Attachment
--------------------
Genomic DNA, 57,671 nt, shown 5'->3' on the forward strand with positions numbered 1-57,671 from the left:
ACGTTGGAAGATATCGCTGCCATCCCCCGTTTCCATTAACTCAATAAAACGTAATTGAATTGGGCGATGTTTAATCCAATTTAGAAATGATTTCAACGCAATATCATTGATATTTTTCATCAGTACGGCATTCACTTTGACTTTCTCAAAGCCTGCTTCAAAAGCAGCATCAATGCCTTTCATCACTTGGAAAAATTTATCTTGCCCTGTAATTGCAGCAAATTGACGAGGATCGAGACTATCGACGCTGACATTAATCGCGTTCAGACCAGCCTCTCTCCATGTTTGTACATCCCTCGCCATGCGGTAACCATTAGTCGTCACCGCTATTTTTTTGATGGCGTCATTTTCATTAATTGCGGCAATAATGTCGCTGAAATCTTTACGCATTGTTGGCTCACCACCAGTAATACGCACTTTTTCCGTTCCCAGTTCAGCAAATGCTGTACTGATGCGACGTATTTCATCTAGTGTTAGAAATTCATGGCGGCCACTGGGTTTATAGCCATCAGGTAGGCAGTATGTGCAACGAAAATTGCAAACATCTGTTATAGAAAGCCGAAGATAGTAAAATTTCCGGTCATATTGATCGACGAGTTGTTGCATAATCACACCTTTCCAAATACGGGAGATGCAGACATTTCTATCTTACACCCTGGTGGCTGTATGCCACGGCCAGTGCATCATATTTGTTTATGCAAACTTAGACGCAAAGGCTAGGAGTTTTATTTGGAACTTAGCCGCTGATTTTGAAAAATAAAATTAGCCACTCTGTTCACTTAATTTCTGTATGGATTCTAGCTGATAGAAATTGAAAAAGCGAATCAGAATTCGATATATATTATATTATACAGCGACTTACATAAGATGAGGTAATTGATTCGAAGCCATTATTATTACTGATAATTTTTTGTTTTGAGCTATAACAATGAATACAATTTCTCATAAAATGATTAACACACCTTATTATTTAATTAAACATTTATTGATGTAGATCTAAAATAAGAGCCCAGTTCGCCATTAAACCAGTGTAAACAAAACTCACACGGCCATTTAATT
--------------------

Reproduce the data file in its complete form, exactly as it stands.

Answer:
Genomic DNA, 57,671 nt, shown 5'->3' on the forward strand with positions numbered 1-57,671 from the left:
ACGTTGGAAGATATCGCTGCCATCCCCCGTTTCCATTAACTCAATAAAACGTAATTGAATTGGGCGATGTTTAATCCAATTTAGAAATGATTTCAACGCAATATCATTGATATTTTTCATCAGTACGGCATTCACTTTGACTTTCTCAAAGCCTGCTTCAAAAGCAGCATCAATGCCTTTCATCACTTGGAAAAATTTATCTTGCCCTGTAATTGCAGCAAATTGACGAGGATCGAGACTATCGACGCTGACATTAATCGCGTTCAGACCAGCCTCTCTCCATGTTTGTACATCCCTCGCCATGCGGTAACCATTAGTCGTCACCGCTATTTTTTTGATGGCGTCATTTTCATTAATTGCGGCAATAATGTCGCTGAAATCTTTACGCATTGTTGGCTCACCACCAGTAATACGCACTTTTTCCGTTCCCAGTTCAGCAAATGCTGTACTGATGCGACGTATTTCATCTAGTGTTAGAAATTCATGGCGGCCACTGGGTTTATAGCCATCAGGTAGGCAGTATGTGCAACGAAAATTGCAAACATCTGTTATAGAAAGCCGAAGATAGTAAAATTTCCGGTCATATTGATCGACGAGTTGTTGCATAATCACACCTTTCCAAATACGGGAGATGCAGACATTTCTATCTTACACCCTGGTGGCTGTATGCCACGGCCAGTGCATCATATTTGTTTATGCAAACTTAGACGCAAAGGCTAGGAGTTTTATTTGGAACTTAGCCGCTGATTTTGAAAAATAAAATTAGCCACTCTGTTCACTTAATTTCTGTATGGATTCTAGCTGATAGAAATTGAAAAAGCGAATCAGAATTCGATATATATTATATTATACAGCGACTTACATAAGATGAGGTAATTGATTCGAAGCCATTATTATTACTGATAATTTTTTGTTTTGAGCTATAACAATGAATACAATTTCTCATAAAATGATTAACACACCTTATTATTTAATTAAACATTTATTGATGTAGATCTAAAATAAGAGCCCAGTTCGCCATTAAACCAGTGTAAACAAAACTCACACGGCCATTTAATT